On my third visit to Seattle, I packed the usual sweaters and socks, even though each time I didn’t use the extra gear. My son, Tyler, texted me the night before my trip, “Bring a jacket. It’s rainy and cold.”

In June?

During my visit the year before, chalk-skinned Seattle residents fanned themselves silly in their short shorts, tank tops, and seldom-worn sundresses. Tyler complained about the heat even though he was raised in Florida. “Abnormally high temperatures,” he said. “It’s never like this.”

Five months later, I visited again. The sun shone for a week, cutting through the late November cold. I removed my winter coat as we walked. My son said, “It’s never like this.”

Coming from the Sunshine State of Florida, I wondered if my body harnessed solar power, transporting the sun wherever I traveled.

Rainy and cold. Cloudy and drizzly. Overcast and gloomy. I’ve often heard these phrases describe Seattle. So far, I had witnessed nothin’ but blue skies.

With a rain jacket and sturdy shoes, (goodbye flip-flops) I left to experience the elusive chilly Seattle. Upon arrival, raindrops dotted the airplane window. Cool air flowed through the jet way. I looked forward to a break from the stifling heat and humidity of Florida. On the drive to my son’s home, the light rain dissipated. An unseen giant hand whisked away heavy clouds.

The next morning, sun streamed through the windows. By afternoon, Tyler blamed me (again) for bringing the scorching Florida sun. “It’s never like this.”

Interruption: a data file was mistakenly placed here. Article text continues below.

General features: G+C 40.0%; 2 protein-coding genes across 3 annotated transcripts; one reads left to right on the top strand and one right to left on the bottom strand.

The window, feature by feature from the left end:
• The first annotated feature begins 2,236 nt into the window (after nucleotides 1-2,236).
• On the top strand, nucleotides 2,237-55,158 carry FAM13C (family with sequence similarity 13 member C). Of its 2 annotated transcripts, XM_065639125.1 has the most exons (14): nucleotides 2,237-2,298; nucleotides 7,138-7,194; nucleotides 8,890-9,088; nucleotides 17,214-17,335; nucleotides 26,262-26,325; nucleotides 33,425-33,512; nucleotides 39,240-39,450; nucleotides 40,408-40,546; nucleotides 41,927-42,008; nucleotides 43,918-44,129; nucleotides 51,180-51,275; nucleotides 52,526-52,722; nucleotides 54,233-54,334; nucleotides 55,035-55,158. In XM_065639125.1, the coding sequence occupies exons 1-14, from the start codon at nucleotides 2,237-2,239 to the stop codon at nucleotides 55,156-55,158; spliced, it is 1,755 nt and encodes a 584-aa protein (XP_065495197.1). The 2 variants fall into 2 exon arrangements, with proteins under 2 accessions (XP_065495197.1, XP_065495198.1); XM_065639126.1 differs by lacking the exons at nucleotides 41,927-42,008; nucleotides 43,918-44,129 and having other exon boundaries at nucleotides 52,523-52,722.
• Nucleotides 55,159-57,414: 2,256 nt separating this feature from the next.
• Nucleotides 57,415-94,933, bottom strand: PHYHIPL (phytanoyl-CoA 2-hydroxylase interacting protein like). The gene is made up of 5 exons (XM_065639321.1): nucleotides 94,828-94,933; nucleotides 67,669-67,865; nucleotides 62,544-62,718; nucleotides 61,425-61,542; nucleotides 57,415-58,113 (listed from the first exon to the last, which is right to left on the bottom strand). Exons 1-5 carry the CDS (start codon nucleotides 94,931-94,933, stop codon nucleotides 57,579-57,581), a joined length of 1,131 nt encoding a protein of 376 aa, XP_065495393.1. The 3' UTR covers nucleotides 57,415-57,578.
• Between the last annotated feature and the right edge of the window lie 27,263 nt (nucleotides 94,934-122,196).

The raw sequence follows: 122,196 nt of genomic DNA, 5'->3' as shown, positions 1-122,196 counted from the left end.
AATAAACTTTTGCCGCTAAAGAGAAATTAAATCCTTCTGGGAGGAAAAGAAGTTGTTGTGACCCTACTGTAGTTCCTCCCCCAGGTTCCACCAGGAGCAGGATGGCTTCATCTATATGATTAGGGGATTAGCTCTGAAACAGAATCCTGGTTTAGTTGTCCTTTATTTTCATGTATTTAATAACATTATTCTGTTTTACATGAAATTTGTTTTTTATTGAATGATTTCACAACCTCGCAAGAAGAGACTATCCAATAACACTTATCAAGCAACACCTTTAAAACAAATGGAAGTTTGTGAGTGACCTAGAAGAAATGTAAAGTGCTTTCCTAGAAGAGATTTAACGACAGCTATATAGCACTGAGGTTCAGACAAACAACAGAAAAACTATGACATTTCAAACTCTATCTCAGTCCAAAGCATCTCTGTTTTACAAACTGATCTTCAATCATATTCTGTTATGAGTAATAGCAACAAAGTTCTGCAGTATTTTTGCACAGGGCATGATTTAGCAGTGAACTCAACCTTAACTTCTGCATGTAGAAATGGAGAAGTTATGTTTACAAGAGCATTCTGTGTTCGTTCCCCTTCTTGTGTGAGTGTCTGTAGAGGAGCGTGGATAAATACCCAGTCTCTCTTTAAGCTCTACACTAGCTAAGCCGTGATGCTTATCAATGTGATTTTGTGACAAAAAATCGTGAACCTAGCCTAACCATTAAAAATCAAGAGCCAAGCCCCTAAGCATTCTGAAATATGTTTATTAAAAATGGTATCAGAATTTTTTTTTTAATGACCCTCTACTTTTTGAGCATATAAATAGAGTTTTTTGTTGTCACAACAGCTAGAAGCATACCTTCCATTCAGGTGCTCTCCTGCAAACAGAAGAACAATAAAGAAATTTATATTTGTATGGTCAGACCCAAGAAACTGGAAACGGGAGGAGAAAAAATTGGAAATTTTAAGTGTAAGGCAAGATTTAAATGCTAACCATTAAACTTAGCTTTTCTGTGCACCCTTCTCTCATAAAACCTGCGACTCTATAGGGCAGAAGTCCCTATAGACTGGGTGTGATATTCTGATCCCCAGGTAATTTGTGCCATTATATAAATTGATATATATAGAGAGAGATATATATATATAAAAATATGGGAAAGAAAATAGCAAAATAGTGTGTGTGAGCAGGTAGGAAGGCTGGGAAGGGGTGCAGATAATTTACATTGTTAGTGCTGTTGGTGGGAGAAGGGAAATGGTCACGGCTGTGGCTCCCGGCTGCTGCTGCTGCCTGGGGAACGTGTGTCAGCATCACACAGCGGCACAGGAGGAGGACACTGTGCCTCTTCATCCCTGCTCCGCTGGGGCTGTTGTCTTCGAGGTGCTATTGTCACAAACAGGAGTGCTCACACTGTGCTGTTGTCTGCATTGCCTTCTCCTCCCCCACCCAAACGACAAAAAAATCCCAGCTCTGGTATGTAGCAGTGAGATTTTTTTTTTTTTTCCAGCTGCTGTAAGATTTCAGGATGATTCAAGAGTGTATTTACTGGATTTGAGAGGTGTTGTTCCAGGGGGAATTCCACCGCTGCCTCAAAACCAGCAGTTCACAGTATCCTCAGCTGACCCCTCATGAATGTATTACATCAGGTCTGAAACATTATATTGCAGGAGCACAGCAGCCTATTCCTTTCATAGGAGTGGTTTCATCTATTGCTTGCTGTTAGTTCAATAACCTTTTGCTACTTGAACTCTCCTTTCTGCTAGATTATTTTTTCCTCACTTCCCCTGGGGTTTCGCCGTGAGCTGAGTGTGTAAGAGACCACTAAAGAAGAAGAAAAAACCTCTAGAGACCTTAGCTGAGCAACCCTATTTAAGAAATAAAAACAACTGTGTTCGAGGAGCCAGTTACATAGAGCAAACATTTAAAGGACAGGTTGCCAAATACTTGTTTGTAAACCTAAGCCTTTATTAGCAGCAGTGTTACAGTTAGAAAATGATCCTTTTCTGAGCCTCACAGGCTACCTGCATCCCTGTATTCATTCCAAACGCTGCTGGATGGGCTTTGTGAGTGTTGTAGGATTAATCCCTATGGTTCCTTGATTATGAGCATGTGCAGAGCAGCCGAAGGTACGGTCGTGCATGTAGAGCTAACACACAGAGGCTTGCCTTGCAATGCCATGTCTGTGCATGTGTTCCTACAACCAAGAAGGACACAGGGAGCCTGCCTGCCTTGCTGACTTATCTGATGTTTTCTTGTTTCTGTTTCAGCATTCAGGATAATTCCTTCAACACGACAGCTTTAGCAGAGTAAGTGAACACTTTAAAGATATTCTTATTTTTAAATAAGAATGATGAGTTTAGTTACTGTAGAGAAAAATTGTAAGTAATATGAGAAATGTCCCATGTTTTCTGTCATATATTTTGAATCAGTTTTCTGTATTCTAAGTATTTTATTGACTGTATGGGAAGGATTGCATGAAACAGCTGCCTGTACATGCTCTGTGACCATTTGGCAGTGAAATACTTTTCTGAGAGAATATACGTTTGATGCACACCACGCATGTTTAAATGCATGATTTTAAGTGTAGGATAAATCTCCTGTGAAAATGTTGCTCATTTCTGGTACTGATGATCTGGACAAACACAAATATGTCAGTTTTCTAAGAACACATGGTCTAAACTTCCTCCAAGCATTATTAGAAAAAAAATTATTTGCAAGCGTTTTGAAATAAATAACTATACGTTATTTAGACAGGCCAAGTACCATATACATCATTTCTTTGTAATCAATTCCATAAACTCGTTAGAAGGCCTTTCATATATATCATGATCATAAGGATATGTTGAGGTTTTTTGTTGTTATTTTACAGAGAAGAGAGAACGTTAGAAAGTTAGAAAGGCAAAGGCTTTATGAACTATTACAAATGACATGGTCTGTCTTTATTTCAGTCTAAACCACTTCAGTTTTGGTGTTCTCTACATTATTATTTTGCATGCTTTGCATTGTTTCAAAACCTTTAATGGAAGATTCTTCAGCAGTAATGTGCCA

This was a sign of global warming or confirmation of my solar superpower.

Seattle is nicknamed the Emerald City. Gorgeous green trees and foliage inspired us to hike Snoqualmie Falls and Twin Falls. We walked the starter trail. I tied my jacket around my waist, wishing for sandals instead of thick socks and shoes. “The weather is never like this,” another hiker announced. She fanned her flushed face with a huge oak leaf.

To this Floridian, the weather was perfect. The sun peeked in and out through the dense forest. Sunshine On My Shoulders . . .

Back at the condo, (Who needs air conditioning in such a cool climate?) we opened the sliding glass doors and windows. No breeze. We stared at snow-covered Mount Baker in the distance. After reminding me the weather is never like this, my son made plans for a drive to Mount Rainier National Park. It was spring. Many of the trails had just opened, but there was still snow. Cold refreshing snow!

“Wear warm clothes,” my son cautioned.

The day was fraught with sunshine. Snow melted and flowed down walkways, creating hundreds of mini-waterfalls.  I wanted to make a snow angel like I did in Rovaniemi, Finland, but didn’t want to get wet for the drive home.

With my newly discovered superpowers, I felt responsible for skiers leaving the dwindling slopes.

That night, the heat made it difficult to sleep. And now my son cooks (Gotta love Green Chef!) and made our meal over a hot stove in a kitchen with no windows. With a tiny fan for comfort, we binge-watched episodes of Silicon Valley while eating cold Rainier cherries and drinking chilled white wine.

We spent my last full day in Seattle at the movies and paid a fortune for Milk Duds and Raisinets in exchange for air conditioning.

When I left the Emerald City, the forecast promised a high of almost ninety degrees.

I’m reluctant to return to Seattle with my solar superpowers. But I believe the hype of rainy, dismal weather and people chanting, “It’s never like this,” is just to discourage travelers from overpopulating such a beautiful part of the country.

What is your favorite sunny city?


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